One of the legacies of the Reformation was the restoration of congregational singing in worship. This article shows the criteria which was used for music in the Genevan Psalter; namely, that it had to be suitable for worship, should not requiring special training, and music and lyrics should match well.

Source: Clarion, 2011. 4 pages.

The Music of the Genevan Psalter

One of the most important contributions that the Reformers made to the reformation of the church's worship was the restoration of congregational singing. To accomplish this they had to provide both new music and new lyrics: new music because the existing music was too difficult for congregations to sing and new lyrics because the existing lyrics were all in Latin.

Among the Lutherans, beginning with Martin Luther himself and continuing through the time of Johann Sebastian Bach about 200 years later, there developed a rich and extensive hymnody. But among the Calvinists things took a different turn: they began a new way of singing the psalms. First in Strasburg, and then in Geneva, Calvin introduced into the Reformed churches the practice of metrical psalmody. Clement Marot and Theodore Beza rendered all the psalms in rhymed verse and various musicians then set these verses to music. The Genevan Psalter, begun around 1538 and completed about twenty-five years later in 1562, was the result.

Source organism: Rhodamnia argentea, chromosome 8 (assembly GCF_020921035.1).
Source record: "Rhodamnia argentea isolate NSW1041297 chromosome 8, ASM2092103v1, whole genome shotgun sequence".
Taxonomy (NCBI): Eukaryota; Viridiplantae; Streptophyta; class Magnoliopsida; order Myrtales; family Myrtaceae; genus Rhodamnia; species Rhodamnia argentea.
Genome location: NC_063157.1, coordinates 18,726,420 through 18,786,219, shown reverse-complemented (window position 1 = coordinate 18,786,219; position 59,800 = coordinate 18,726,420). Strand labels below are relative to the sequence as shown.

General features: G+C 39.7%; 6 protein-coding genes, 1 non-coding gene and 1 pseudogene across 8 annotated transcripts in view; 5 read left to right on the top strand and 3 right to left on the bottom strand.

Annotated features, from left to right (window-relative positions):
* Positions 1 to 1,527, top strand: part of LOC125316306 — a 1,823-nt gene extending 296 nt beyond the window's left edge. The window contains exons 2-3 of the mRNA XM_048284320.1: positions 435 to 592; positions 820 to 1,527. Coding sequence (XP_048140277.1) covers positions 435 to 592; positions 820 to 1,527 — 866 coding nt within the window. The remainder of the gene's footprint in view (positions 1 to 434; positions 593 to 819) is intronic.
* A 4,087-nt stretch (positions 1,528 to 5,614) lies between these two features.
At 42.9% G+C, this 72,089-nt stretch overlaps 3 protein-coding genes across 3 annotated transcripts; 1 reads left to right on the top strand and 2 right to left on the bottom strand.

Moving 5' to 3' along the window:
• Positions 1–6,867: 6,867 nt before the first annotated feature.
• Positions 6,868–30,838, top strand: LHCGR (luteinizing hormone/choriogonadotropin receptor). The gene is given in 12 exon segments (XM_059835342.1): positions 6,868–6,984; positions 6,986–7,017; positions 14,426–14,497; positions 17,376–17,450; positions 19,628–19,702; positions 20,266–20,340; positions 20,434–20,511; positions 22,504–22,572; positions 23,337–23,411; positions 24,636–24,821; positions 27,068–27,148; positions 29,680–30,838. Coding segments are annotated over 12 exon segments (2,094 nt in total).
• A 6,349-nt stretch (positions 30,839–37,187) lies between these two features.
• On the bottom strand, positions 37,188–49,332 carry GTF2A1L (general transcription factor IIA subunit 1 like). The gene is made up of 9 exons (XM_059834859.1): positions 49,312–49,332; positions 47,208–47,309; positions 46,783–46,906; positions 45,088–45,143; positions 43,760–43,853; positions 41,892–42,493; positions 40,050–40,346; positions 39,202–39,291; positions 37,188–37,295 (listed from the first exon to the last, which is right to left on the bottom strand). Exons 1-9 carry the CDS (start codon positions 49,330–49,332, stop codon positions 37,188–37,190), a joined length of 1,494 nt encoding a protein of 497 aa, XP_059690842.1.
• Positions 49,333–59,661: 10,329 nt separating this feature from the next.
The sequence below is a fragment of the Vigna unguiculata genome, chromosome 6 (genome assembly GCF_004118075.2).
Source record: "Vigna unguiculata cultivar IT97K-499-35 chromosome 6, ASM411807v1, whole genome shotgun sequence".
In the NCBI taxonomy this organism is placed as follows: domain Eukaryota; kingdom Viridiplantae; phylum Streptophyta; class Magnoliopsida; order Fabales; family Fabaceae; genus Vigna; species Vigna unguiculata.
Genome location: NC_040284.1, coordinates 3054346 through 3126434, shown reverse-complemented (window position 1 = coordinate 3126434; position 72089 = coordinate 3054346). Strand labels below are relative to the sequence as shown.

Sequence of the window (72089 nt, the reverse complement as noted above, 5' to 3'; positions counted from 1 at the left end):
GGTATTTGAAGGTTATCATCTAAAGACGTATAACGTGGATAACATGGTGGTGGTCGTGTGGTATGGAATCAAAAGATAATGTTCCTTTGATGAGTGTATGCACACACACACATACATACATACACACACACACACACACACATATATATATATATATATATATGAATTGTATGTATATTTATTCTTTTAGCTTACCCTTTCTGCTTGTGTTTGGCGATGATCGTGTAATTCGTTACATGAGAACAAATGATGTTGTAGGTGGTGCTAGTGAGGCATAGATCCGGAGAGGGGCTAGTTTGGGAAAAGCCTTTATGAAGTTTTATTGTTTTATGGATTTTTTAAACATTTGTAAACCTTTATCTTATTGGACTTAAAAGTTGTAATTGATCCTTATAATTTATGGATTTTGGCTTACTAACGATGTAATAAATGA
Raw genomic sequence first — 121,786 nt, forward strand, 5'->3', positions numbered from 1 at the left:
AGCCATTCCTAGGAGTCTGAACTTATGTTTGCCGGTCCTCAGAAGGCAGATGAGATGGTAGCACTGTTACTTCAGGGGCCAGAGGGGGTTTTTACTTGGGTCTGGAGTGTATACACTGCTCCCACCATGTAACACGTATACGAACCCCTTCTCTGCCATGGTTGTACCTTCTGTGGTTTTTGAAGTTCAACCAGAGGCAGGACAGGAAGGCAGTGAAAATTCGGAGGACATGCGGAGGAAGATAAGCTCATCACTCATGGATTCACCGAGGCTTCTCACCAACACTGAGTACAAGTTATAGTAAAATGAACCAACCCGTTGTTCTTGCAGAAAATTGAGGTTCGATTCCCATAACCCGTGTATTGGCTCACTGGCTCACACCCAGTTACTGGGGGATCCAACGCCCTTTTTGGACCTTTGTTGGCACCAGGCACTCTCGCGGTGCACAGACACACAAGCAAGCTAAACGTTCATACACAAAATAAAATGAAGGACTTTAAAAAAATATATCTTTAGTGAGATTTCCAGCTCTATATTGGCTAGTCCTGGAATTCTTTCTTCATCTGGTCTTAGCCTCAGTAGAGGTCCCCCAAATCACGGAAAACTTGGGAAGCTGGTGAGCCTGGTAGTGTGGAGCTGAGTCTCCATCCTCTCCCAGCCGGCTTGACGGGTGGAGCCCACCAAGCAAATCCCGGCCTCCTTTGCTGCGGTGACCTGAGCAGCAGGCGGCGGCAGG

Various considerations governed the composition of the Genevan psalm tunes, among them: the music had to be suitable for worship, it had to be simple enough for untrained singers to sing, and it had to fit the lyrics for which it was written.

Suitable for Worship🔗

With regard to suitability for worship, Calvin spoke of the need for the music to have weight and majesty. While it may be somewhat difficult to define these terms precisely in this connection, it is certainly clear that the reformers believed that not all the music available to them was fitting as an offering to God. The first and most important consideration was that the music had to take into account that the people were drawing near to a God whose majesty demands fear and reverence. The light and frivolous could have no place.

This does not mean, however, that the music of the Genevan Psalter lacks joy. It is not only joyful when joy is appropriate, but even at times exuberant. Psalms 47 and 81 are examples.

Simple enough for Untrained Singers🔗

The music also had to be simple enough for untrained singers. But, since simplicity pulls towards sameness and a lack of differentiation, ways also had to be found to maintain variety and interest as well as excellence.

The composers achieved simplicity by refusing to make use of several musical devices that are common even in later church music.

  1. The music falls within a narrow vocal range, an octave plus one note. Most tunes encompass a range of middle C to high D, a few D to high E. The congregations therefore never had to sing more than nine different notes in the course of a single tune. Later church music frequently expands that range to ten or even eleven notes.